Only components that strongly affect circuit behavior need to be modeled. The model circuit is shown in Figure 5 with a 12V zener diode as the DUT.
FIGURE 5. Schematic for LTspice.
This file is available at the article link. A simulation screenshot showing output voltage waveforms from the output of the secondary winding (at connection to D1) is shown in Figure 6.
FIGURE 6. LTspice simulation — transformer output waveform.
Components in the LTspice library were used, which differed in some cases from the actual components on the schematic. The transformer is modeled as a set of coupled windings with 100% coupling (K=1 in the Spice Directive for the transformer), and all inductances are assumed to linear without any current dependency. The actual transformer used specifies a 30% inductance decline at a current of 420 mA through a single winding — well in excess of the peak current in this design — so the assumption of linearity is reasonable. Simulated circuit behavior was very close to real circuit results and was particularly useful to optimize component values.
The circuitry is constructed on a prototype printed circuit board (PCB) from RadioShack, which also is a convenient fit into a standard plastic enclosure from SeraPac with a 9V battery compartment (see Parts List). The top of the board (Figure 7) contains all the components, except the transformer, T1, which is mounted on the underside (Figure 8). T1 is configured for surface-mounting, which fits nicely on the 100 mil centers of the PCB.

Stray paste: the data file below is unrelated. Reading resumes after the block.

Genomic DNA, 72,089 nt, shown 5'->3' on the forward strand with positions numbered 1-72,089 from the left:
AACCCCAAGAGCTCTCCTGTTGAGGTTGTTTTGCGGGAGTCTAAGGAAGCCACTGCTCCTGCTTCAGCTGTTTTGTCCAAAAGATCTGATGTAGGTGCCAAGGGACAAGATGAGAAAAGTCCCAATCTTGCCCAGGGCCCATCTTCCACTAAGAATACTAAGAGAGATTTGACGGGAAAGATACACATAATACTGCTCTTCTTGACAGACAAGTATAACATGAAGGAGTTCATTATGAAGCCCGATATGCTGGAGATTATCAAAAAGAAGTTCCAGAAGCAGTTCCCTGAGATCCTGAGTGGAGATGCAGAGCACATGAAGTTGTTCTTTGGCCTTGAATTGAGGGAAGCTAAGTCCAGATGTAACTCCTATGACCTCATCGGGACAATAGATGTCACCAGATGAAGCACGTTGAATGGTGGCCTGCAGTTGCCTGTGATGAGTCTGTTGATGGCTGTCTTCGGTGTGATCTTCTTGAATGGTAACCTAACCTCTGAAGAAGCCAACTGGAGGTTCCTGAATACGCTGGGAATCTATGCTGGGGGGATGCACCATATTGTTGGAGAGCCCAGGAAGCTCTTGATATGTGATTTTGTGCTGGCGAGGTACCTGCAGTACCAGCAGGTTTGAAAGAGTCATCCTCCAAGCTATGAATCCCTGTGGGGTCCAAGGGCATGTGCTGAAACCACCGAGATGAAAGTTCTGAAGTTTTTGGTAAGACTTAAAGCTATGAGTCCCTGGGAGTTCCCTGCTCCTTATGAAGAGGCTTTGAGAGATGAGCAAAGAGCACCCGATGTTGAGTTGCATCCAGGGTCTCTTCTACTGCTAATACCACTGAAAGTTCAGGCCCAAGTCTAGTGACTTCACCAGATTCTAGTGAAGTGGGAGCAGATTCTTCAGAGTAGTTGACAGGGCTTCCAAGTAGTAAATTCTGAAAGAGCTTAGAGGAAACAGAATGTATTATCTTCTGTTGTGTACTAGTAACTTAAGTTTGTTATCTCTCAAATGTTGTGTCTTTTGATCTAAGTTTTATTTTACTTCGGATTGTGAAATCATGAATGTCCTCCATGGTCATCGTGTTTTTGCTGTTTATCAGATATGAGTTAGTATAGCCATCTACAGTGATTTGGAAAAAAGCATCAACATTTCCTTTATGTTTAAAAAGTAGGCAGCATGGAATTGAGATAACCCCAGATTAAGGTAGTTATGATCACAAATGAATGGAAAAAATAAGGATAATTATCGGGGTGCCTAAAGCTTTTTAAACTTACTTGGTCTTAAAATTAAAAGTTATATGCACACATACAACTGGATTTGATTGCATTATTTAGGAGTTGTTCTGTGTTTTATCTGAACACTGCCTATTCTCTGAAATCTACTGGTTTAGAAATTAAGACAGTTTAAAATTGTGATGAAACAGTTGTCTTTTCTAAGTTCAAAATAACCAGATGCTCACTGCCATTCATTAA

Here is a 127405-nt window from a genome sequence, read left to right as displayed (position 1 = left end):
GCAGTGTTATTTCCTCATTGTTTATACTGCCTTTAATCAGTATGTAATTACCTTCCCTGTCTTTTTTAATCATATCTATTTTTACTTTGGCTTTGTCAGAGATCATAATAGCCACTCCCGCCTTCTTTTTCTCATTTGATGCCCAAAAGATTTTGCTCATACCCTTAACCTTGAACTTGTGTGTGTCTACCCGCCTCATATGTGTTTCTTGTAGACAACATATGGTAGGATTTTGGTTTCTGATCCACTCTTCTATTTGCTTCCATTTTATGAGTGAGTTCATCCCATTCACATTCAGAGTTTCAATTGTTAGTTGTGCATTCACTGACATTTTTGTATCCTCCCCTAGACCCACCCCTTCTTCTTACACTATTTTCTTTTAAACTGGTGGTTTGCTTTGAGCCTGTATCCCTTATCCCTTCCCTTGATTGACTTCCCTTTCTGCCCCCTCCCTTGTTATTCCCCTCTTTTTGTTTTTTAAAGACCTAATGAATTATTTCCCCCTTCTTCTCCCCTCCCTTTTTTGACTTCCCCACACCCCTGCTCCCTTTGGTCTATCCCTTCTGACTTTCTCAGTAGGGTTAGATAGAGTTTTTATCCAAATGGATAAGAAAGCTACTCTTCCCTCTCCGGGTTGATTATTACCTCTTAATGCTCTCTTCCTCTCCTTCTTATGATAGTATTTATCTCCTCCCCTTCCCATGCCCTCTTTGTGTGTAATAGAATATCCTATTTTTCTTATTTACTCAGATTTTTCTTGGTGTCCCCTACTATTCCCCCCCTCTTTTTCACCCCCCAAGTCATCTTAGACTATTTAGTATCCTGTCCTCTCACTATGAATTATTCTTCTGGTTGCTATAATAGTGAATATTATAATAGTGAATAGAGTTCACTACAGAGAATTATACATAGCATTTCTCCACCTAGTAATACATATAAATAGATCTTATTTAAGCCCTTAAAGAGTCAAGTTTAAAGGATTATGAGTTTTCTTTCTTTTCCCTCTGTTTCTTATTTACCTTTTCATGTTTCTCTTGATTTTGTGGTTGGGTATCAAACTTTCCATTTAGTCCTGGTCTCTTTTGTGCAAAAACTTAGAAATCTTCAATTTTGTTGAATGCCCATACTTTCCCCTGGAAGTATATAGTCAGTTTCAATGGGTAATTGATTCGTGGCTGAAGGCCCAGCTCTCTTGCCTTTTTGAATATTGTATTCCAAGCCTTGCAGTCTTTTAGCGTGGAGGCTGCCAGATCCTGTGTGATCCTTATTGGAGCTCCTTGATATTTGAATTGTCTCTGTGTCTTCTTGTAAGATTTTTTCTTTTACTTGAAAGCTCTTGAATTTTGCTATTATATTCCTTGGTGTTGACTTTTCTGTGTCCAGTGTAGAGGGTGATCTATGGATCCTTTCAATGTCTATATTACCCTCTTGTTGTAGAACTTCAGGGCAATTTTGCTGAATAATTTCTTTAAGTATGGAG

FIGURE 7. Top of assembled PCB.
FIGURE 8. Bottom of assembled PCB.
I used pin headers for the contacts to T1 and to connect to the front panel via a flat cable (10-conductor) with a connector to the PCB (Figure 9). Neither is necessary, although I find pin headers convenient for securing oscilloscope probes when evaluating the circuit.
FIGURE 9. Inside of enclosure top.
Having the front panel separate and easily disconnected also facilitates board construction and modification. The only caveat in using pin headers is to make sure the switch terminals of S1 don’t contact the pin headers when the case top and bottom are put together.
All the components on the board’s topside should be mounted first and checked for continuity, and T1 soldered last on the underside. A final continuity check should be performed with the front panel connected.
Of particular importance is having D2 connected through LED2 to ground. If this connection is open, the voltage on the collector of Q1 can quickly rise to levels that will destroy the transistor.
When the continuity of the wiring checks out, connect a battery, leave the output terminals open (no DUT), and press S1. The yellow LED, LED2, should light, along with the flashing LED1. This is all you need to do to assure the circuit is operating. If the yellow LED doesn’t light, recheck your wiring.
Aside from the transformer, most of the circuit components aren’t critical but D3 must be a fast-recovery type rectifier — although any fast recovery diode with a breakdown voltage above 100 volts is acceptable. C4 and C5 should have a low equivalent series resistance (ESR) to avoid excessive ripple in the DUT. Film types are adequate in this regard, and the capacitors selected have an ESR under 0.1 ohms. If you’re not sure of the ESR of the capacitors you have, parallel several of lower value (e.g., two 0.1 µF) and make sure they have an adequate voltage rating. The low value (0.22 µF) of these capacitors is adequate for measurement accuracy, while limiting the stored energy for safety reasons.